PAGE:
Milwaukee, Wis. – Attorney General Brad Schimel continued his 72-county statewide tour to meet with local law enforcement and elected officials this week with stops in Menominee and Milwaukee counties on Monday, August 20 and Tuesday, August 21, respectively.
“Over the last two days I met with law enforcement officials from our state’s most-populous county and least-populous county” said Attorney General Schimel. “While these two counties face vastly different public safety challenges, DOJ is committed to providing public safety resources in every community to make Wisconsin a safer place to live and raise a family.”
“DOJ is one of our trusted system partners,” said Milwaukee Police Chief Alfonso Morales. “I’d like to thank the Attorney General for his continued assistance and support, and I look forward to our agencies continuing to work together.”
Attorney General Schimel and the Wisconsin Department of Justice (DOJ) leadership team is meeting with law enforcement and local officials in every county to discuss public safety concerns specific to each county. The challenges faced by law enforcement leaders and the criminal justice system differ from county to county, even in neighboring communities, making it critical for DOJ to be responsive to public safety needs at the local level. DOJ is a public safety partner for local communities, and these meetings aim to discover what resources and efforts DOJ can provide to make Wisconsin safer and stronger.
DOJ financially supports a number of programs to help public safety officials keep the county safe.
This year Menominee County received $98,148 for a Treatment Alternatives and Diversion program which will be used for pre- or post-charged, low-risk defendants who qualify and are referred into the treatment alternative program. The program will provide collaboration, treatment and wraparound recovery services for defendants who are in need of alcohol and substance abuse treatment among other treatment programs including wraparound recovery planning.
The Wisconsin Native American Drug and Gang Initiative (NADGI), an organization that brings together tribal law enforcement agencies with Wisconsin DOJ’s Division of Criminal Investigation to fight illegal drug and gang activities on the reservations and includes the Menominee Tribe received more than $64,012 from U.S. DOJ and Wisconsin DOJ this year to help investigate drug distribution crimes in the area. This drug task force and the county has also received nearly $80, since 2015 to fight heroin and methamphetamine, and funding will be available through 2018.
In 2018, Milwaukee County received $380,981 to enhance the county’s alcohol and drug courts, which provide an alternative to incarceration for those struggling with addiction.
Milwaukee County also received $75,000 from DOJ and the Centers for Disease Control and Prevention (CDC) as a pilot site in the CDC’s Prescription Drug Overdose Prevention Program. This project establishes sustainable inter-agency partnership to review drug overdose fatalities in Milwaukee County to better understand the context of overdoses and take immediate action to prevent future overdose deaths by developing and implementing intervention and prevention strategies and proposing or revising applicable policies.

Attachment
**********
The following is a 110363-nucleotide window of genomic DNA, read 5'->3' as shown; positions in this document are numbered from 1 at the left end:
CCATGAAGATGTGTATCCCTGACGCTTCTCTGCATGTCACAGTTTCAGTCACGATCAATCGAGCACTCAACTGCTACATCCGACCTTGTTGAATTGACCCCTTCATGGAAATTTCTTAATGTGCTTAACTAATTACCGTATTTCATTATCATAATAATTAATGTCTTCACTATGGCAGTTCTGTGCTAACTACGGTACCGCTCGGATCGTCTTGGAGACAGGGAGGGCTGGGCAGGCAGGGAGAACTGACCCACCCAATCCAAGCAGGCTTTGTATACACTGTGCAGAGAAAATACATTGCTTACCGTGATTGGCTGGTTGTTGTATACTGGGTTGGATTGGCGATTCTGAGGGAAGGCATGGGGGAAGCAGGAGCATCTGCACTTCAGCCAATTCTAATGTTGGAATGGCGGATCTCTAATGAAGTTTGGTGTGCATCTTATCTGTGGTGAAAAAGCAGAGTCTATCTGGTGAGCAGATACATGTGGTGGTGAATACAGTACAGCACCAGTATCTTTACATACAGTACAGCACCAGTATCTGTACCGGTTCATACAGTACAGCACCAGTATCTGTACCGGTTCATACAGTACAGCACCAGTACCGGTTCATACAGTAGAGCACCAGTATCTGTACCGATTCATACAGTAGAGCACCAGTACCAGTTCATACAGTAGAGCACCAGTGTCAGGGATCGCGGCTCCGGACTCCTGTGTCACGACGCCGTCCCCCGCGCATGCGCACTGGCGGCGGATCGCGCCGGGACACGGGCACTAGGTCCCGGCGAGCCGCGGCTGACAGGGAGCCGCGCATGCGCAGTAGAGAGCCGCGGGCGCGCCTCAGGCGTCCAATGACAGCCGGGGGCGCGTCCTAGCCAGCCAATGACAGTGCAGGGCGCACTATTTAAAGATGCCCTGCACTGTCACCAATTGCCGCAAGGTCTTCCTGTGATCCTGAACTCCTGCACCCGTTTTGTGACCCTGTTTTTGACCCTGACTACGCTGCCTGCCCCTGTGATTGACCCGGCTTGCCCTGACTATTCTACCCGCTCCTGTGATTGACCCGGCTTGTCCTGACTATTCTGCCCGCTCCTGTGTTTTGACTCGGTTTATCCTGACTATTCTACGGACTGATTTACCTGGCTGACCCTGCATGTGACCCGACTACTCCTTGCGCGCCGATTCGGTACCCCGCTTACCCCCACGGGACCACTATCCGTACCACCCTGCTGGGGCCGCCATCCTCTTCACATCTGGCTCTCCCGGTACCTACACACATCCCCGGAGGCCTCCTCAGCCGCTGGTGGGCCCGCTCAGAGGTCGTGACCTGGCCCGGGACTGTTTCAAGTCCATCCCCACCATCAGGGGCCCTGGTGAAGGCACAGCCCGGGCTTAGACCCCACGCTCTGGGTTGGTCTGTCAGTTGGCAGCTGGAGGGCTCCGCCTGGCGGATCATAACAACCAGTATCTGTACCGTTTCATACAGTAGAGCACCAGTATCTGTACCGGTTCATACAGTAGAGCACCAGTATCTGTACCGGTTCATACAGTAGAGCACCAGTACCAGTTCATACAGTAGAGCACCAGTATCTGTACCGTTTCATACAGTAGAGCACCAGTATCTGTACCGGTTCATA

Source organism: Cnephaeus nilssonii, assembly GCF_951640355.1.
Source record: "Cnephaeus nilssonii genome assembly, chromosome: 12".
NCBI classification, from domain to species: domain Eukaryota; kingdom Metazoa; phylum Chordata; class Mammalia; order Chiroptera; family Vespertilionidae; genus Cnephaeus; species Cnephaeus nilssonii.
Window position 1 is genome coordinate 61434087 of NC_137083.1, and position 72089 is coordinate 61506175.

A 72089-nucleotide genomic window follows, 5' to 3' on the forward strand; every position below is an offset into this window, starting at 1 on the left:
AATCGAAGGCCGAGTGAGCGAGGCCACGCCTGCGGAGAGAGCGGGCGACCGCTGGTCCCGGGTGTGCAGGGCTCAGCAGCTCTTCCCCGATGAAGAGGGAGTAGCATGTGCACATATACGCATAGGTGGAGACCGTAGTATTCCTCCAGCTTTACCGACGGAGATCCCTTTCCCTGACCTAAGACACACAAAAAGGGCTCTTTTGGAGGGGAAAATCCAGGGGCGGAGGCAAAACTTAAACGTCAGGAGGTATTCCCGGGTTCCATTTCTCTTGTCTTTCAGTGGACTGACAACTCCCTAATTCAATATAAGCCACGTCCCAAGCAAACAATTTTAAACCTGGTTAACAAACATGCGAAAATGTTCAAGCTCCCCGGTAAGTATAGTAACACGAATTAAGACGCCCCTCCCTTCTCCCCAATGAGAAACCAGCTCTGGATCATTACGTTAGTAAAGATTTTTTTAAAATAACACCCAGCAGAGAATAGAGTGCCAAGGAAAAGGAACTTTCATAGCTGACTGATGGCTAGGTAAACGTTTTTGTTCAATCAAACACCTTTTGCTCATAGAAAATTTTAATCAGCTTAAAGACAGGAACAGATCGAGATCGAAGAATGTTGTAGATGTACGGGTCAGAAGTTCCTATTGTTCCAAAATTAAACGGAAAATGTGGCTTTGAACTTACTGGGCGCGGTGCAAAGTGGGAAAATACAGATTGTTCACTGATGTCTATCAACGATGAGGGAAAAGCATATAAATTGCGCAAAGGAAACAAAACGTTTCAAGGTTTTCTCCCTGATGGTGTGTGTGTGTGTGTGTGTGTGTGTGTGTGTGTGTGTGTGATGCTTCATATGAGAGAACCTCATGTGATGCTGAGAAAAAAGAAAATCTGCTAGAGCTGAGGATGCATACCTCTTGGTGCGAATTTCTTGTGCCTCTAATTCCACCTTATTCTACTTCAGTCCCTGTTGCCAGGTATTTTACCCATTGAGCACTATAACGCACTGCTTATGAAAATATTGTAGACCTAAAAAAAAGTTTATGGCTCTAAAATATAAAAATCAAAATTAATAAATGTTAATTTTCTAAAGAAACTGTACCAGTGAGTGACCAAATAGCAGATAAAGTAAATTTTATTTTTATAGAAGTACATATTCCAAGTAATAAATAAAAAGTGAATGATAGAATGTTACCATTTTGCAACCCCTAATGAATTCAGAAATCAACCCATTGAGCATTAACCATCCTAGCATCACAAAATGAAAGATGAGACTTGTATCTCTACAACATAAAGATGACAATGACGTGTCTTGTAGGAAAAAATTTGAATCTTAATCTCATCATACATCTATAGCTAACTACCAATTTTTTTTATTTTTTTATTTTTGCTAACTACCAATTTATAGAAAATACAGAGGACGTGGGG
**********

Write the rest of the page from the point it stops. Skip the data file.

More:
Milwaukee County has also received $80,000 to develop a program designed to assist jail inmates to successfully reenter society. In addition to reducing recidivism, this program will ensure individuals have a plan for housing, health care, employment, job training, and other services, as needed, so they can successfully reintegrate and become part of the community upon release.
Multiple organizations throughout Milwaukee County also received $858,430 through the Second Chance Act Smart Reentry program through the U.S. and Wisconsin Departments of Justice, including Employ Milwaukee, UW-Milwaukee, Alma Center, Community Advocates, and the medical College of Wisconsin The program helps address the significant challenges that arise after offenders are reintroduced to the community after imprisonment.
In 2017, the Milwaukee Police Department received $126,714 to fund beat patrol programs that support community policing and community engagement activities. The grant was renewed again in 2018 for $150,000.
Since 2015 to date, Shawano County, which serves Menominee County, has received $258,036 for Victims of Crime Act (VOCA) grants. Menomonee County has also received $148,424 in Sexual Assault Victim Services (SAVS) grants since 2015. In Milwaukee County, organizations have received more than $9 million in VOCA grants and $674,527 in SAVS grants since 2015.
To see what other counties the Attorney General has visited, and where he will going next, go to: https://www.doj.state.wi.us/ag-roundtable-map.